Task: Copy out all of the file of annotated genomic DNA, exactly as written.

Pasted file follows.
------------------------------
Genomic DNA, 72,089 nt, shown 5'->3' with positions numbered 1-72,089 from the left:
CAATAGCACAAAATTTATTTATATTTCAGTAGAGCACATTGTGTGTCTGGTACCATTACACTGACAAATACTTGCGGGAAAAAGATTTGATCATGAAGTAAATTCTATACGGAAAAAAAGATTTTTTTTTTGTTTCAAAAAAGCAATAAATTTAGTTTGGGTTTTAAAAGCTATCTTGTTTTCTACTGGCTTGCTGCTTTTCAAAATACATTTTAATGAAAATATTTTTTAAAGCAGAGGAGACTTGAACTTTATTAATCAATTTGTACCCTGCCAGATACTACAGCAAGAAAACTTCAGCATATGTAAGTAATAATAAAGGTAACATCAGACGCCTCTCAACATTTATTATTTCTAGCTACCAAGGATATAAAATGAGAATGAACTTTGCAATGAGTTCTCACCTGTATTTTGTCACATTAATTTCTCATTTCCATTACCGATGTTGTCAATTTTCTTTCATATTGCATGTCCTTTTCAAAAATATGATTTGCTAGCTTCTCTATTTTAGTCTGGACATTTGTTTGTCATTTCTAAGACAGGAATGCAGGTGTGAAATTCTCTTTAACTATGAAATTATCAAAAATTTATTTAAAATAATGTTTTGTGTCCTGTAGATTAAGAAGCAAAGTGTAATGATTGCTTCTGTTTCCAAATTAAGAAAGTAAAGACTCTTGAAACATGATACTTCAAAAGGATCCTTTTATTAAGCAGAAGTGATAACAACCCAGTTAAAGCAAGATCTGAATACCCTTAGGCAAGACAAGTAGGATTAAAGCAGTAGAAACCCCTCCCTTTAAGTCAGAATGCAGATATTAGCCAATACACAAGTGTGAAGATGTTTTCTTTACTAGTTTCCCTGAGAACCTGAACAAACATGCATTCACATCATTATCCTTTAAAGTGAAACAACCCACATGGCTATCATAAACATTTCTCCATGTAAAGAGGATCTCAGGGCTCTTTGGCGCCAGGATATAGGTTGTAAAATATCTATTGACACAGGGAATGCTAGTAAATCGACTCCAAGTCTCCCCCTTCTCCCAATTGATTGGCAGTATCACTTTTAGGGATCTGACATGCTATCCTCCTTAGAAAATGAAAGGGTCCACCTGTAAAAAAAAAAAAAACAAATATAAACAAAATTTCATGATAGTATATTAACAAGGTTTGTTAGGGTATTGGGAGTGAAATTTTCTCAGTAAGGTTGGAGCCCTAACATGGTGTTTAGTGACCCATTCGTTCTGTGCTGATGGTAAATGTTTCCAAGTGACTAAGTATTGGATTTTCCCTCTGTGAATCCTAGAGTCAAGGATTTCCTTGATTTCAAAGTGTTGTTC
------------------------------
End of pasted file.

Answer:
Genomic DNA, 72,089 nt, shown 5'->3' with positions numbered 1-72,089 from the left:
CAATAGCACAAAATTTATTTATATTTCAGTAGAGCACATTGTGTGTCTGGTACCATTACACTGACAAATACTTGCGGGAAAAAGATTTGATCATGAAGTAAATTCTATACGGAAAAAAAGATTTTTTTTTTGTTTCAAAAAAGCAATAAATTTAGTTTGGGTTTTAAAAGCTATCTTGTTTTCTACTGGCTTGCTGCTTTTCAAAATACATTTTAATGAAAATATTTTTTAAAGCAGAGGAGACTTGAACTTTATTAATCAATTTGTACCCTGCCAGATACTACAGCAAGAAAACTTCAGCATATGTAAGTAATAATAAAGGTAACATCAGACGCCTCTCAACATTTATTATTTCTAGCTACCAAGGATATAAAATGAGAATGAACTTTGCAATGAGTTCTCACCTGTATTTTGTCACATTAATTTCTCATTTCCATTACCGATGTTGTCAATTTTCTTTCATATTGCATGTCCTTTTCAAAAATATGATTTGCTAGCTTCTCTATTTTAGTCTGGACATTTGTTTGTCATTTCTAAGACAGGAATGCAGGTGTGAAATTCTCTTTAACTATGAAATTATCAAAAATTTATTTAAAATAATGTTTTGTGTCCTGTAGATTAAGAAGCAAAGTGTAATGATTGCTTCTGTTTCCAAATTAAGAAAGTAAAGACTCTTGAAACATGATACTTCAAAAGGATCCTTTTATTAAGCAGAAGTGATAACAACCCAGTTAAAGCAAGATCTGAATACCCTTAGGCAAGACAAGTAGGATTAAAGCAGTAGAAACCCCTCCCTTTAAGTCAGAATGCAGATATTAGCCAATACACAAGTGTGAAGATGTTTTCTTTACTAGTTTCCCTGAGAACCTGAACAAACATGCATTCACATCATTATCCTTTAAAGTGAAACAACCCACATGGCTATCATAAACATTTCTCCATGTAAAGAGGATCTCAGGGCTCTTTGGCGCCAGGATATAGGTTGTAAAATATCTATTGACACAGGGAATGCTAGTAAATCGACTCCAAGTCTCCCCCTTCTCCCAATTGATTGGCAGTATCACTTTTAGGGATCTGACATGCTATCCTCCTTAGAAAATGAAAGGGTCCACCTGTAAAAAAAAAAAAAACAAATATAAACAAAATTTCATGATAGTATATTAACAAGGTTTGTTAGGGTATTGGGAGTGAAATTTTCTCAGTAAGGTTGGAGCCCTAACATGGTGTTTAGTGACCCATTCGTTCTGTGCTGATGGTAAATGTTTCCAAGTGACTAAGTATTGGATTTTCCCTCTGTGAATCCTAGAGTCAAGGATTTCCTTGATTTCAAAGTGTTGTTC